Local police monitoring chemical threat in vehicles

RILEY COUNTY, Kan. (KSNT) – You can’t see it, smell it or taste it and it’s affecting more than 1.3 million police officers across the country.

It’s carbon monoxide and it’s been leaking into one type of police vehicle.

In Riley County, 10 Ford Explorer police vehicles are currently being monitored for levels of the deadly gas.

About a year ago, one officer from a department near Wichita started smelling strange odors in his vehicle and later experienced fatigue. They later found high levels of the gas inside his vehicle.

Although no problems have been reported in Riley County, Richard Lewis, the maintenance supervisor for the Riley County Police Department said they’re taking extra precautions just to be safe.

“Any exchange of airflow is good. Getting out of the car routine times, even if it’s just to get out and walk and meet the community and talk to people. The more we exchange fresh air inside that car, the less potential we have for a problem,” Lewis said.

He also said a few of their Ford Explorer vehicles are used as K-9 units. He stressed the importance that it’s not only their officers who could be affected, but their canine officers too.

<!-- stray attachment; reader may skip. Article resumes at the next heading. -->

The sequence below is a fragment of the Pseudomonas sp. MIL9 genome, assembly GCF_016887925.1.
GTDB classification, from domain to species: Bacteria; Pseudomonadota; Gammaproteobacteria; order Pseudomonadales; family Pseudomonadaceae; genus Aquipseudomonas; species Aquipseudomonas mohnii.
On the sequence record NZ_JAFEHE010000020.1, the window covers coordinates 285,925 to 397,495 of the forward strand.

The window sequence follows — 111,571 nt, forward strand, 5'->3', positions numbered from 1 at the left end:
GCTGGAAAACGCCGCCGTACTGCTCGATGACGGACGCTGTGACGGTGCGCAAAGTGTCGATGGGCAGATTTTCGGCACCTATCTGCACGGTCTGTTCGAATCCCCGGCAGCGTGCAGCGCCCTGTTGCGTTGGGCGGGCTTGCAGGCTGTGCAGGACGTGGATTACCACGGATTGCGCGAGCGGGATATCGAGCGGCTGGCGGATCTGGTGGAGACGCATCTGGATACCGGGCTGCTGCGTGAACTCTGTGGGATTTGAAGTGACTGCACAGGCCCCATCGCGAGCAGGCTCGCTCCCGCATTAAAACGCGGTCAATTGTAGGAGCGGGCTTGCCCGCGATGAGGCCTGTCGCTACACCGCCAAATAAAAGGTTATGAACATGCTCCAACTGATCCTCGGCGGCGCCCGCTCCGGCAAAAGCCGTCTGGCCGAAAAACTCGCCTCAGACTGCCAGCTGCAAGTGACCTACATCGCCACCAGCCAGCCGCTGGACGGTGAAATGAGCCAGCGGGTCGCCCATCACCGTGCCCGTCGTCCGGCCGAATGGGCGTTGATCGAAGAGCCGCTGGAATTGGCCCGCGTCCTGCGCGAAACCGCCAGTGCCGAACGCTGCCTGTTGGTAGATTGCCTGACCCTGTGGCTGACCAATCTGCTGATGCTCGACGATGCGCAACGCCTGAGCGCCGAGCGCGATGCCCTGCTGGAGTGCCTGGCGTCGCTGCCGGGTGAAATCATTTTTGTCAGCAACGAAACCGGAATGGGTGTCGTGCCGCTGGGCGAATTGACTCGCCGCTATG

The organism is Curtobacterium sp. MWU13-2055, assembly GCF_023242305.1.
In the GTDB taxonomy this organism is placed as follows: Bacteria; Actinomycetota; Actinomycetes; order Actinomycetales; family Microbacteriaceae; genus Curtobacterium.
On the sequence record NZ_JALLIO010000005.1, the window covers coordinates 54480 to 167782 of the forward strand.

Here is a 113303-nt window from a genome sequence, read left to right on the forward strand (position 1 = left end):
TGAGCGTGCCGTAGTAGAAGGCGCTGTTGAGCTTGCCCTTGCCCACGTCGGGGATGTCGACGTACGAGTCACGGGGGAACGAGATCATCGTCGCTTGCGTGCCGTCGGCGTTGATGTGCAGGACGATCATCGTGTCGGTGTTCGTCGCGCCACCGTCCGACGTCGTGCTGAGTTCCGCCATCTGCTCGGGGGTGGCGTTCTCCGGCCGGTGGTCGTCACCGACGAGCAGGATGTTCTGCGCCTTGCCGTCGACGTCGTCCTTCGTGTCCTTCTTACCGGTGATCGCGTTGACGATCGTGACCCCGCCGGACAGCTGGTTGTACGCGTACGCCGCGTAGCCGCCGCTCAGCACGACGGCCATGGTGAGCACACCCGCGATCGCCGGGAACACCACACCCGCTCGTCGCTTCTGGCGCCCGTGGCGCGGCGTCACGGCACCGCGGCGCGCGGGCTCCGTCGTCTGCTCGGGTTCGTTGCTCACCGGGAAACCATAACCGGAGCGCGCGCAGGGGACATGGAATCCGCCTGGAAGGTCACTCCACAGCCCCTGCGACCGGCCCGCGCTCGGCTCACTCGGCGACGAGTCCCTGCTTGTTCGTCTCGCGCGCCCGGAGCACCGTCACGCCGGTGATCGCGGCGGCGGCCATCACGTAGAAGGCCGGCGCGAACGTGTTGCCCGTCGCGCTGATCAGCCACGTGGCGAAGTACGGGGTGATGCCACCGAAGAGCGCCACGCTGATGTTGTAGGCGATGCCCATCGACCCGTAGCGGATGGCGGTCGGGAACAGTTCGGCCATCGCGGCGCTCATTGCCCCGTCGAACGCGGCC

The department says it has carbon monoxide detectors on order and will continue to monitor the vehicles closely.

KSNT went digging for more information from Ford.

In an article posted on Government Fleet News, Ford says it’s investigation into the issue is ongoing. The company said it discovered holes and unsealed spaces in the back of some police interceptor utilities that had police equipment installed after leaving Ford’s factory.

However, Brian Bigenwalt, the Fleet Services Manager for the city of Topeka said, “the only holes that we put into the police interceptor SUV’s are on the roof and they are sealed to prevent water leaks.”

The problem is not affecting drivers of regular, non-police Ford Explorers.

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